p class=”paywall”>Some backstory: I’m one of the drag queens who protested Facebook a few years ago after several of us were booted from the platform for having names on our profiles that didn’t match our driver’s licenses.

But while the protest started with drag performers, we quickly learned that the impact of Facebook’s real names [...]  read more

Indie Title ‘Small Talk’ Is the Cartoony Party Game of My Dreams

Very few games have an art style that feels personal. Most major games strive for “realism”—the closest consoles and gaming computers can come at any given time to producing a digital landscape that looks the way we imagine the real world looks. But precious few attempt to approach the way the world feels.

Small Talk, my favorite game that appeared at last month’s Game Developers Conference, is one of those few. Its hand-drawn art suffuses the world with color and imagination, an elegant and whimsical sense of place. The look feels like a coloring-book take on Doom; like that first-person classic, the character art consists of sprites that subtly turn to face you as you move, offering the winking illusion of depth. But here, the creators have used the effect for a purpose that feels perfectly in line with how the effect works: to give you a chance to talk to cartoons.

These cartoons are monsters, invariably, or just odd-looking people. You find them [...]  read more

What Is A Meme? The Definitive WIRED Guide

Memes and the internet—they’re made for each other. Not because they’re digital visual communication (though of course, they are that), but because they are the product of a hive mind. They are the shorthand of a hyper-connected group thinking in unison. And, friends, the web hive mind is a weird (often funny, sometimes dangerous) place.

The term “meme” comes from evolutionary biologist Richard Dawkins. For Dawkins, cultural ideas were no different than genes—concepts that had to spread themselves from brain to brain as quickly as they could, replicating and mutating as they went. He called those artifacts memes, bits of cultural DNA that encoded society’s shared experiences while also constantly evolving.

But Dawkins coined the term in 1976, in his book The Selfish Gene, long before the modern internet, [...]  read more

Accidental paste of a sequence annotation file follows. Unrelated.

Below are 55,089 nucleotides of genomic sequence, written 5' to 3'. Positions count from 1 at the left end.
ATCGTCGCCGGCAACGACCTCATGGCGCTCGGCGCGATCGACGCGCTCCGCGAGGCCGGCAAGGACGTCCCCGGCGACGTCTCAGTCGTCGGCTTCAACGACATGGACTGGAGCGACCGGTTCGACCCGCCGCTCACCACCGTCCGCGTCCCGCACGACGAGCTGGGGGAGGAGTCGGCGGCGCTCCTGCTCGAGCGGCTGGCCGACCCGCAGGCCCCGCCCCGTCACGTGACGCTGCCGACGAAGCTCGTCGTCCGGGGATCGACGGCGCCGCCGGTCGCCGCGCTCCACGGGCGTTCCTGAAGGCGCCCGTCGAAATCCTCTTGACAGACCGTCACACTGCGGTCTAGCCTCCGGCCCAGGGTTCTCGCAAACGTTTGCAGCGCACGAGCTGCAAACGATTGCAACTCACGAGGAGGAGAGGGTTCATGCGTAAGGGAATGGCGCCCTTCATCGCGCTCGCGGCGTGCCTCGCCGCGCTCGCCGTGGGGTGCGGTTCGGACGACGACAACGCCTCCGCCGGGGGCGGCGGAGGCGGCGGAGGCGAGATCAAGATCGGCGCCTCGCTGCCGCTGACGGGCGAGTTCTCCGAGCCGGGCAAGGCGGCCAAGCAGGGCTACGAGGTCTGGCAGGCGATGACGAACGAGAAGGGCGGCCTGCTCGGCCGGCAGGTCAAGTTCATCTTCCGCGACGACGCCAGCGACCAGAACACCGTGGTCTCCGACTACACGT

The Stormy Daniels Saga Tops This Week’s Internet News Roundup

Another week, another tale of tumult on the internet. Whether it’s Fox News host Laura Ingraham being forced to apologize after mocking one of the Parkland students or the growing pushback against FOSTA/SESTA, everything last week felt fraught. And those are just two of the stories that had people talking on social media. Want to know more? Here you go.

Pardon Me?

What Happened: After weeks of the matter humming in the background, last week was another big one in the ongoing Special Investigation into Potential Russian Collusion.

What Really Happened: Special counsel Robert Mueller’s probe got another added twist last week, and it wasn’t that Joe diGenova wouldn’t be joining President Trump’s legal team after being announced as an addition. (The state of Trump’s legal team was much discussed over the last few days, though.) Nope, the latest curveball came courtesy of the latest court filing from Mueller.

It was a filing that  [...]  read more

OK, We Need to Talk About ‘Ready Player One’

Fans of Ernest Cline’s Ready Player One have been waiting on a film adaptation of the book since it hit shelves in 2011. Actually, considering the film rights to Cline’s story were sold to Warner Bros. before anyone had flipped a single page, some folks have been anticipating the movie a lot longer than they waited for the novel. Now, the wait is over. Ready Player One is here.

But a lot has happened in the nearly seven years since Cline released his virtual-reality-filled geek fever dream. For one, VR, which felt like it was still decades out when Wade Watts put on his goggles in RPO, is now very real and present in many homes. (There is no virtual OASIS where people spend most of their days, though.) For another, the idea that money could be digitally mined like it is in the OASIS was only feasible in the minds of a few Bitcoin believers; today it’s not uncommon to find athletes and celebrities waxing poetic about cryptocurrency. But more than anything, the cinematic [...]  read more

WIRED’s Top Stories in March: More Than Just Facebook